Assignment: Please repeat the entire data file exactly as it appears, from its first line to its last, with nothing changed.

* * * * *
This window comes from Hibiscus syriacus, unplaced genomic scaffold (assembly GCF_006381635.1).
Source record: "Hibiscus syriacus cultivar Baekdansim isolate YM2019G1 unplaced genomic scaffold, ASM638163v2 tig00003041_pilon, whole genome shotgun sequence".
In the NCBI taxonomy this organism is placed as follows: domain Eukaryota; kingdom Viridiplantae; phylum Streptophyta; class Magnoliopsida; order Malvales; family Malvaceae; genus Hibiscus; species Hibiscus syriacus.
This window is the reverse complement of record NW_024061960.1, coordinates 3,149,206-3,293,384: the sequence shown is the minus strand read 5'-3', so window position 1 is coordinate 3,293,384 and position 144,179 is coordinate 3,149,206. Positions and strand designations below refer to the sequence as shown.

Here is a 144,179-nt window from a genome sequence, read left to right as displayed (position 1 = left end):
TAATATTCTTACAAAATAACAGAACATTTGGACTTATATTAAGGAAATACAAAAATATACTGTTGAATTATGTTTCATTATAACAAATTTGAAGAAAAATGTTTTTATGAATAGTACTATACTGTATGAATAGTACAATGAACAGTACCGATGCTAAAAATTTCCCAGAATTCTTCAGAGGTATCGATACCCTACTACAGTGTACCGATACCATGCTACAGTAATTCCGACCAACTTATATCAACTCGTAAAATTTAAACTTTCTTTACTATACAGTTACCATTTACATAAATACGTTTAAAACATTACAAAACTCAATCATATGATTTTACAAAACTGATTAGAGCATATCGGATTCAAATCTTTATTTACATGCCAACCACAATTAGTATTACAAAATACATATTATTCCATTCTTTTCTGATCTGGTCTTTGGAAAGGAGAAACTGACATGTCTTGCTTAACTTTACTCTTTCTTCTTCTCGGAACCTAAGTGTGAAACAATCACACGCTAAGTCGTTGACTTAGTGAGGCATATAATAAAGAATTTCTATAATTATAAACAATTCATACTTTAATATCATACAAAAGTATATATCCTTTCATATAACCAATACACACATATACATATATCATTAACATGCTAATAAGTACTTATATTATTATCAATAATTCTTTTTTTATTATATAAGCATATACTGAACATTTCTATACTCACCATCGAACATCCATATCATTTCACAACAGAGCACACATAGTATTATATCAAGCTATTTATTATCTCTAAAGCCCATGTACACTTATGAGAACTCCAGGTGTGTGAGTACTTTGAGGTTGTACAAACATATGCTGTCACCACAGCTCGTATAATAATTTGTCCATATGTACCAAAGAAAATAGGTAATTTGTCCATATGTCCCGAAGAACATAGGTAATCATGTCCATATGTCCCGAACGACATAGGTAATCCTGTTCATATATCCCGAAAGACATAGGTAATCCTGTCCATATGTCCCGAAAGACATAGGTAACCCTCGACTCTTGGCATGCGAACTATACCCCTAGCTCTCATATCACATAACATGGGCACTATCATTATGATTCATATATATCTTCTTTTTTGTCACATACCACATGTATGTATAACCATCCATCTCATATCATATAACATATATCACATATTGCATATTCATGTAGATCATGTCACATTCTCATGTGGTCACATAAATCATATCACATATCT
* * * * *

This window comes from Hibiscus syriacus, unplaced genomic scaffold (assembly GCF_006381635.1).
Source record: "Hibiscus syriacus cultivar Baekdansim isolate YM2019G1 unplaced genomic scaffold, ASM638163v2 tig00003041_pilon, whole genome shotgun sequence".
In the NCBI taxonomy this organism is placed as follows: domain Eukaryota; kingdom Viridiplantae; phylum Streptophyta; class Magnoliopsida; order Malvales; family Malvaceae; genus Hibiscus; species Hibiscus syriacus.
This window is the reverse complement of record NW_024061960.1, coordinates 3,149,206-3,293,384: the sequence shown is the minus strand read 5'-3', so window position 1 is coordinate 3,293,384 and position 144,179 is coordinate 3,149,206. Positions and strand designations below refer to the sequence as shown.

Here is a 144,179-nt window from a genome sequence, read left to right as displayed (position 1 = left end):
TAATATTCTTACAAAATAACAGAACATTTGGACTTATATTAAGGAAATACAAAAATATACTGTTGAATTATGTTTCATTATAACAAATTTGAAGAAAAATGTTTTTATGAATAGTACTATACTGTATGAATAGTACAATGAACAGTACCGATGCTAAAAATTTCCCAGAATTCTTCAGAGGTATCGATACCCTACTACAGTGTACCGATACCATGCTACAGTAATTCCGACCAACTTATATCAACTCGTAAAATTTAAACTTTCTTTACTATACAGTTACCATTTACATAAATACGTTTAAAACATTACAAAACTCAATCATATGATTTTACAAAACTGATTAGAGCATATCGGATTCAAATCTTTATTTACATGCCAACCACAATTAGTATTACAAAATACATATTATTCCATTCTTTTCTGATCTGGTCTTTGGAAAGGAGAAACTGACATGTCTTGCTTAACTTTACTCTTTCTTCTTCTCGGAACCTAAGTGTGAAACAATCACACGCTAAGTCGTTGACTTAGTGAGGCATATAATAAAGAATTTCTATAATTATAAACAATTCATACTTTAATATCATACAAAAGTATATATCCTTTCATATAACCAATACACACATATACATATATCATTAACATGCTAATAAGTACTTATATTATTATCAATAATTCTTTTTTTATTATATAAGCATATACTGAACATTTCTATACTCACCATCGAACATCCATATCATTTCACAACAGAGCACACATAGTATTATATCAAGCTATTTATTATCTCTAAAGCCCATGTACACTTATGAGAACTCCAGGTGTGTGAGTACTTTGAGGTTGTACAAACATATGCTGTCACCACAGCTCGTATAATAATTTGTCCATATGTACCAAAGAAAATAGGTAATTTGTCCATATGTCCCGAAGAACATAGGTAATCATGTCCATATGTCCCGAACGACATAGGTAATCCTGTTCATATATCCCGAAAGACATAGGTAATCCTGTCCATATGTCCCGAAAGACATAGGTAACCCTCGACTCTTGGCATGCGAACTATACCCCTAGCTCTCATATCACATAACATGGGCACTATCATTATGATTCATATATATCTTCTTTTTTGTCACATACCACATGTATGTATAACCATCCATCTCATATCATATAACATATATCACATATTGCATATTCATGTAGATCATGTCACATTCTCATGTGGTCACATAAATCATATCACATATCT